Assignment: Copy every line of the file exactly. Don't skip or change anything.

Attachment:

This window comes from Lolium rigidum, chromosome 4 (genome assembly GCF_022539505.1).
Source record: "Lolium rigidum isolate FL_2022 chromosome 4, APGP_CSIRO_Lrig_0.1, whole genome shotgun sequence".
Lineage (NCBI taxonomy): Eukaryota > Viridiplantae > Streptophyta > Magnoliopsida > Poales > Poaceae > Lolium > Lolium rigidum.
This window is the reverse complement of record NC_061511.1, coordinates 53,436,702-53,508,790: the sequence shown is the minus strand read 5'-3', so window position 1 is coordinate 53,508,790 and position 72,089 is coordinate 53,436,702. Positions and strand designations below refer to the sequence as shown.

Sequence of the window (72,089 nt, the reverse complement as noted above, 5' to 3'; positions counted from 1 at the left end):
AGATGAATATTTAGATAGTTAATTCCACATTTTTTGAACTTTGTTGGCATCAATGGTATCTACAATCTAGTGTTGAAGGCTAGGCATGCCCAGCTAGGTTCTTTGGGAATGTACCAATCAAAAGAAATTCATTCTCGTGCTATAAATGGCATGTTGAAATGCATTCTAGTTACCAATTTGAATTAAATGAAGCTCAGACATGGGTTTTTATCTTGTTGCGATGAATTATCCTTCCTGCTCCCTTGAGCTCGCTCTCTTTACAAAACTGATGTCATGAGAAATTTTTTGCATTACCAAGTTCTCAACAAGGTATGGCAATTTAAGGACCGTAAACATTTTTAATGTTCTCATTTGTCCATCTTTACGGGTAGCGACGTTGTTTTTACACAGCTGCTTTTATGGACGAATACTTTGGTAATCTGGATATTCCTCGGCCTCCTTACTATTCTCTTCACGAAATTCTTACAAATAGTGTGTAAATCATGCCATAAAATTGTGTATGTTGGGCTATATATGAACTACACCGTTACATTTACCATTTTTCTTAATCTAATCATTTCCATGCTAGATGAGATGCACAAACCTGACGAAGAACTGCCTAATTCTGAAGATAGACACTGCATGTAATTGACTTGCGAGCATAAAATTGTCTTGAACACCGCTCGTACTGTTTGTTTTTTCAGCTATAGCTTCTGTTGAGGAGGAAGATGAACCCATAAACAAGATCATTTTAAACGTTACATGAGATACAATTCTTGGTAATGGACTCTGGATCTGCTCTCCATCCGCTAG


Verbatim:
This window comes from Lolium rigidum, chromosome 4 (genome assembly GCF_022539505.1).
Source record: "Lolium rigidum isolate FL_2022 chromosome 4, APGP_CSIRO_Lrig_0.1, whole genome shotgun sequence".
Lineage (NCBI taxonomy): Eukaryota > Viridiplantae > Streptophyta > Magnoliopsida > Poales > Poaceae > Lolium > Lolium rigidum.
This window is the reverse complement of record NC_061511.1, coordinates 53,436,702-53,508,790: the sequence shown is the minus strand read 5'-3', so window position 1 is coordinate 53,508,790 and position 72,089 is coordinate 53,436,702. Positions and strand designations below refer to the sequence as shown.

Sequence of the window (72,089 nt, the reverse complement as noted above, 5' to 3'; positions counted from 1 at the left end):
AGATGAATATTTAGATAGTTAATTCCACATTTTTTGAACTTTGTTGGCATCAATGGTATCTACAATCTAGTGTTGAAGGCTAGGCATGCCCAGCTAGGTTCTTTGGGAATGTACCAATCAAAAGAAATTCATTCTCGTGCTATAAATGGCATGTTGAAATGCATTCTAGTTACCAATTTGAATTAAATGAAGCTCAGACATGGGTTTTTATCTTGTTGCGATGAATTATCCTTCCTGCTCCCTTGAGCTCGCTCTCTTTACAAAACTGATGTCATGAGAAATTTTTTGCATTACCAAGTTCTCAACAAGGTATGGCAATTTAAGGACCGTAAACATTTTTAATGTTCTCATTTGTCCATCTTTACGGGTAGCGACGTTGTTTTTACACAGCTGCTTTTATGGACGAATACTTTGGTAATCTGGATATTCCTCGGCCTCCTTACTATTCTCTTCACGAAATTCTTACAAATAGTGTGTAAATCATGCCATAAAATTGTGTATGTTGGGCTATATATGAACTACACCGTTACATTTACCATTTTTCTTAATCTAATCATTTCCATGCTAGATGAGATGCACAAACCTGACGAAGAACTGCCTAATTCTGAAGATAGACACTGCATGTAATTGACTTGCGAGCATAAAATTGTCTTGAACACCGCTCGTACTGTTTGTTTTTTCAGCTATAGCTTCTGTTGAGGAGGAAGATGAACCCATAAACAAGATCATTTTAAACGTTACATGAGATACAATTCTTGGTAATGGACTCTGGATCTGCTCTCCATCCGCTAG